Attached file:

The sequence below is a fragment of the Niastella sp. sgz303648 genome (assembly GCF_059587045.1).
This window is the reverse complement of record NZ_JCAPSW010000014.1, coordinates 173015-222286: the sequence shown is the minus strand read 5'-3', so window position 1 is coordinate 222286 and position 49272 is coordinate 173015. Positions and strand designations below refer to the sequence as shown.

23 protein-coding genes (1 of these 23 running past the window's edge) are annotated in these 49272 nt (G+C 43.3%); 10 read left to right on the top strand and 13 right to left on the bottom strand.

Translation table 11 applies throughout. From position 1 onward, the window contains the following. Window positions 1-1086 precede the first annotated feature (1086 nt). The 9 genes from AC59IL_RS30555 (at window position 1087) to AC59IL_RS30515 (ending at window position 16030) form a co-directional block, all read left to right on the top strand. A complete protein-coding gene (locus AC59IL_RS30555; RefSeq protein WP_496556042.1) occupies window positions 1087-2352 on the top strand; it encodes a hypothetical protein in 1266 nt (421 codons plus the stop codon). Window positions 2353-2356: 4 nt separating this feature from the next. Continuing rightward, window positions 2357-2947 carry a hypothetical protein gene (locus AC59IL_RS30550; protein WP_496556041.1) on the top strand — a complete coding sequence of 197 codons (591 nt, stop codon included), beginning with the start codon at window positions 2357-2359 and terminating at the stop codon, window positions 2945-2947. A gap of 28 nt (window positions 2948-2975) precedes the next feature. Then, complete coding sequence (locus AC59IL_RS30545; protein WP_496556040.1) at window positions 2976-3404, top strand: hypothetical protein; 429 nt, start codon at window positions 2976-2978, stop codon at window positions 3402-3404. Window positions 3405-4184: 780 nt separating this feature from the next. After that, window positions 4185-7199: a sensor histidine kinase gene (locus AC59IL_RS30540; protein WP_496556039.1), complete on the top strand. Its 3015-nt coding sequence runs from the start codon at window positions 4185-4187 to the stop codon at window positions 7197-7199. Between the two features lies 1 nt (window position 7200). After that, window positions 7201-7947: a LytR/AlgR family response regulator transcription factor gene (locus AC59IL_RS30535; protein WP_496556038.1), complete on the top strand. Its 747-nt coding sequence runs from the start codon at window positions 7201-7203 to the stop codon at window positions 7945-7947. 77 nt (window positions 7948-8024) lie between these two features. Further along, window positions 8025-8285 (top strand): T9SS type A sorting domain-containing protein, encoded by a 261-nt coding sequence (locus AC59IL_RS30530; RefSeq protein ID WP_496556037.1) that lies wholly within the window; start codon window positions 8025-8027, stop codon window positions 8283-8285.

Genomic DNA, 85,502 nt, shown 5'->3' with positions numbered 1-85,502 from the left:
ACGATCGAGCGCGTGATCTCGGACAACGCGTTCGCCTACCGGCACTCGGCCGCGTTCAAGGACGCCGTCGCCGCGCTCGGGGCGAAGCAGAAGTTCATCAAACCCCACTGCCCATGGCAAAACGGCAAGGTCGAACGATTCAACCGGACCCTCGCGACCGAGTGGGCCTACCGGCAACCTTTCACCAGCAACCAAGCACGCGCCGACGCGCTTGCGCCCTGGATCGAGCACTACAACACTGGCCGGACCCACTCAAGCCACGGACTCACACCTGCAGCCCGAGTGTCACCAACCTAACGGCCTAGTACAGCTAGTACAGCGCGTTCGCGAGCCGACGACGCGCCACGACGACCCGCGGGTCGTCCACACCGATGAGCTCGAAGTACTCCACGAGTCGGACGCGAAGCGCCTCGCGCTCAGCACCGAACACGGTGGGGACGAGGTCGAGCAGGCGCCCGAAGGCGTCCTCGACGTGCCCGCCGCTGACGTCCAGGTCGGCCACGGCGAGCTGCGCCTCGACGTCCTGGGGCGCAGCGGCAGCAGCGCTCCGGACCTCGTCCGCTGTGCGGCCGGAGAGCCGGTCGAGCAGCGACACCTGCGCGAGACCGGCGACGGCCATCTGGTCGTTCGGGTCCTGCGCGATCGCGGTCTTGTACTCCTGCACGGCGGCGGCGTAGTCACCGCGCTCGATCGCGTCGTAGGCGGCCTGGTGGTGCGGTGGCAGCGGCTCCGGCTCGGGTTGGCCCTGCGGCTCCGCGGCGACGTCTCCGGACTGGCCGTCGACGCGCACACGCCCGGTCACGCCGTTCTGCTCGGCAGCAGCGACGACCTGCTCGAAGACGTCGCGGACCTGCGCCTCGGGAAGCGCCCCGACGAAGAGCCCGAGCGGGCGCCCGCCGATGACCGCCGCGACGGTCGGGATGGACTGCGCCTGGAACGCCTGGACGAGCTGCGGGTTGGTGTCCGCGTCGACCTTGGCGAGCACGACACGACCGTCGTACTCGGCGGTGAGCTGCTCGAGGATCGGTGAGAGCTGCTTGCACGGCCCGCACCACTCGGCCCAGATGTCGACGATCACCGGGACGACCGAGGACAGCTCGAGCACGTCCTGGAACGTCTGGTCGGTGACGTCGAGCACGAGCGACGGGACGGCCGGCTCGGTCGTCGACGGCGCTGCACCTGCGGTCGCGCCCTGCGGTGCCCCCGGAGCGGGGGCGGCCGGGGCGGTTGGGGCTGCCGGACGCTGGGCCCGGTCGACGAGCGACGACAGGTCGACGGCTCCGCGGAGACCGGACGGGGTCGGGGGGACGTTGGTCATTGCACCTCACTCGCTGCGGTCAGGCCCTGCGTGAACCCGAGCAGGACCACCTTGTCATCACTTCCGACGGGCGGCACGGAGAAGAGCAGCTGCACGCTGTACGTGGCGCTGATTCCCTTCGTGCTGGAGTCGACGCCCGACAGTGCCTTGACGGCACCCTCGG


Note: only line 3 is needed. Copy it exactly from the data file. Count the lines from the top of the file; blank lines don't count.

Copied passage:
23 protein-coding genes (1 of these 23 running past the window's edge) are annotated in these 49272 nt (G+C 43.3%); 10 read left to right on the top strand and 13 right to left on the bottom strand.